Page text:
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Welcome to Retro Video Gamer => Retro News & Chat => Topic started by: TrekMD on October 04, 2015, 17:52:38 PM

Title: Let's Compare - Jr. Pac-Man
Post by: TrekMD on October 04, 2015, 17:52:38 PM
Jr. Pac-Man is an arcade game, released by Bally Midway on January 1, 1983. It is based on Pac-Man and its derivatives, but is not officially part of the Pac-Man series along with Ms. Pac-Man, Baby Pac-Man, and Pac-Man Plus, this game was created without the authorization of Namco. This, along with Professor Pac-Man, was one of the two games that would eventually lead to the termination of the licensing agreement between Namco and Bally Midway in 1984.


The gameplay of Jr. Pac-Man is very similar to that of its predecessors: The player controls the eponymous Jr. Pac-Man (who wears an animated propeller beanie), and scores points by eating all of the Pac-Dots in the maze, while four ghosts chase him around the maze and attempt to kill him. The player can eat an energizer to turn the ghosts blue, making them vulnerable for a short period of time, and allowing the player to eat them for extra points. Once the maze is cleared, a new maze will be presented and the gameplay will continue.

This game contains some of the most significant differences to the Pac-Man formula, both in terms of cosmetics and gameplay. The mazes are now two times the width of the monitor, and a virtual camera scrolls left and right through the mazes to keep up with Jr. Pac-Man which will sometimes allow the ghosts to be off-screen. A total of seven mazes appear throughout the game, and five of them have six energizers instead of four - but none of them have tunnels which wrap around from one side of the screen to the other. As in the previous games, bonus items (such as tricycles, kites, and balloons) appear in each round, starting above the ghost regenerator and bouncing around the maze like in Ms. Pac-Man. As an item encounters dots, it changes them into larger dots which are worth 50 points instead of 10, but will also slow Jr. Pac-Man down (more than normal) as he is eating them. If an item has been out for long enough and then encounters an energizer, it will self-destruct, taking the energizer with it. If Jr. Pac-Man should die, all larger dots will disappear from the maze.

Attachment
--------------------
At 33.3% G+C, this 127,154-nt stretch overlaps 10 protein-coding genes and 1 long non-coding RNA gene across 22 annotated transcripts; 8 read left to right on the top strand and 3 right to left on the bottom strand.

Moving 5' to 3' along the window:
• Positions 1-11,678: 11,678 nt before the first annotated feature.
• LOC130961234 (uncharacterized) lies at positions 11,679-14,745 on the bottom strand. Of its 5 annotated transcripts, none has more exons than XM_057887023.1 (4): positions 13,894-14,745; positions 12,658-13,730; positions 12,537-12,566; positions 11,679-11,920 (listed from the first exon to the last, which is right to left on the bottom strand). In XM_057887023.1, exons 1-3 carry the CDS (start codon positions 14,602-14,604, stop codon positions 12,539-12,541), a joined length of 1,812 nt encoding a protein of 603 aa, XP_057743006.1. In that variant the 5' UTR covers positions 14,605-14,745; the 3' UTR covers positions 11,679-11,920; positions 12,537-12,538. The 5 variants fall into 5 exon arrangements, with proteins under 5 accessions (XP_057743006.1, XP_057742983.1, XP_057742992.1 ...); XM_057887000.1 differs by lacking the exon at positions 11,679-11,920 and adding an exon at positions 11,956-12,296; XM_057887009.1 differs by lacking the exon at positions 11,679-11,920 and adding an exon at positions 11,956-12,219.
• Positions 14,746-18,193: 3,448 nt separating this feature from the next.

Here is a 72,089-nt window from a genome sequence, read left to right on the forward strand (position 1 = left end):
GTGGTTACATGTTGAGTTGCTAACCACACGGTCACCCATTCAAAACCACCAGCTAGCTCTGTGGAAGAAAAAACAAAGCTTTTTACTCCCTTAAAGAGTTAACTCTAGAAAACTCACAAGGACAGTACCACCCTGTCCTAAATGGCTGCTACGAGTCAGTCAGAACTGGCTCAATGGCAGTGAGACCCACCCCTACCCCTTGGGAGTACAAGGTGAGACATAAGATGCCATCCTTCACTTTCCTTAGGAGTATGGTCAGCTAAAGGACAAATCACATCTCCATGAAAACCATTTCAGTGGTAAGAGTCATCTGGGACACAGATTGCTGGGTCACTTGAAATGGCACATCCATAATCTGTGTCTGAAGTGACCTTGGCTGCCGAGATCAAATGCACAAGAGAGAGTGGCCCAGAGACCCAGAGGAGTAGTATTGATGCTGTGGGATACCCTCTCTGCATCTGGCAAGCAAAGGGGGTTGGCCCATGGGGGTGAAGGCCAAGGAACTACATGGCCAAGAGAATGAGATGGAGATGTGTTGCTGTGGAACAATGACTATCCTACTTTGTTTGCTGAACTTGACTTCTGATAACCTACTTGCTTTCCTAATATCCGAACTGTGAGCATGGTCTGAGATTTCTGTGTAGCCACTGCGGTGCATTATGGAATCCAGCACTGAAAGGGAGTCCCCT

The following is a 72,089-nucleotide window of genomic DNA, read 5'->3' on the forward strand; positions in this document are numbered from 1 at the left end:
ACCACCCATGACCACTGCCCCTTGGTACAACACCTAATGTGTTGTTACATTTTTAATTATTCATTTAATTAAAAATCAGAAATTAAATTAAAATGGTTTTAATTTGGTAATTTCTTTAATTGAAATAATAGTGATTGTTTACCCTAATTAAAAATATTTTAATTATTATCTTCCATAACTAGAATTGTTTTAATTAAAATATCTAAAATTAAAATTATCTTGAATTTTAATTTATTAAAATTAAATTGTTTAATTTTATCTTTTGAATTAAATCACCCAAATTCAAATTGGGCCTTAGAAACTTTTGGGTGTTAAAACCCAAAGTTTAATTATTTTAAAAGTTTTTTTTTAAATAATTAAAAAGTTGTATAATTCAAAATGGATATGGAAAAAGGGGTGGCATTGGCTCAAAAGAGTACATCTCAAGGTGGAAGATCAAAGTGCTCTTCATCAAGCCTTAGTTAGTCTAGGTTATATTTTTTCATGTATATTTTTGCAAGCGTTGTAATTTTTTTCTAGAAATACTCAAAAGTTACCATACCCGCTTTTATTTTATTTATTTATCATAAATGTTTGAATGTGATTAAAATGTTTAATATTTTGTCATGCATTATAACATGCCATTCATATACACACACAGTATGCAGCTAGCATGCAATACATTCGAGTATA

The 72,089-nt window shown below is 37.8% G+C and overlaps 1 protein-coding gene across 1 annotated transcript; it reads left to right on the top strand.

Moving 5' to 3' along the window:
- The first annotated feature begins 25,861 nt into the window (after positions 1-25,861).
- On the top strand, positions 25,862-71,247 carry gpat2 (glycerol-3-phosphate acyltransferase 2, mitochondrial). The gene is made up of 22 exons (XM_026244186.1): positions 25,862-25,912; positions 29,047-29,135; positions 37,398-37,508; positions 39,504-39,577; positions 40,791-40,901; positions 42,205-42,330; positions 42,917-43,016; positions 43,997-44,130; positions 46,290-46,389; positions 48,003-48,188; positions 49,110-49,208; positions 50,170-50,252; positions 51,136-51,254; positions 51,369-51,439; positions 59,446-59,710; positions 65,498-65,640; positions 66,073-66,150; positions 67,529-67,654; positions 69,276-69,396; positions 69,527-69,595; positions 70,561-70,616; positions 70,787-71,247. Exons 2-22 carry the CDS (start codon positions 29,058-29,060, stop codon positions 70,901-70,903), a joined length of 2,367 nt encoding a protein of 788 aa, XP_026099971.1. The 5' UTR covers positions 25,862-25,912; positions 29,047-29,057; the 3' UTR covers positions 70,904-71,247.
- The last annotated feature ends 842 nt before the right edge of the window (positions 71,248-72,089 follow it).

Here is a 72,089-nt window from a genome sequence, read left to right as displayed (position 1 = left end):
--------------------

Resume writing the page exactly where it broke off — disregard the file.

The game also contains several purely cosmetic changes from Pac-Man: It features a lower-case anti-aliased font for scores and game text, and Clyde has been replaced by a third orange ghost named Tim. The game's intermissions center around the developing relationship between Jr. Pac-Man and a small red (female) ghost named Yum-Yum (who is apparently the daughter of Blinky).

Like many other games from its generation, Jr. Pac-Man has a kill screen: Reaching the 146th round causes the game to display an invisible maze that does not contain any dots, which will effectively end the game.

Source:  Wikipedia (http://https)

Title: Re: Let's Compare - Jr. Pac-Man
Post by: zapiy on October 05, 2015, 20:22:41 PM
Arcade version for me, i guess its the games ancestral home but the 7800 version looks pretty good also.
Title: Re: Let's Compare - Jr. Pac-Man
Post by: TrekMD on October 06, 2015, 00:16:07 AM
The 7800 version is excellent.  I was disappointed with some of the computer versions because they shrink the maze to fit in one screen.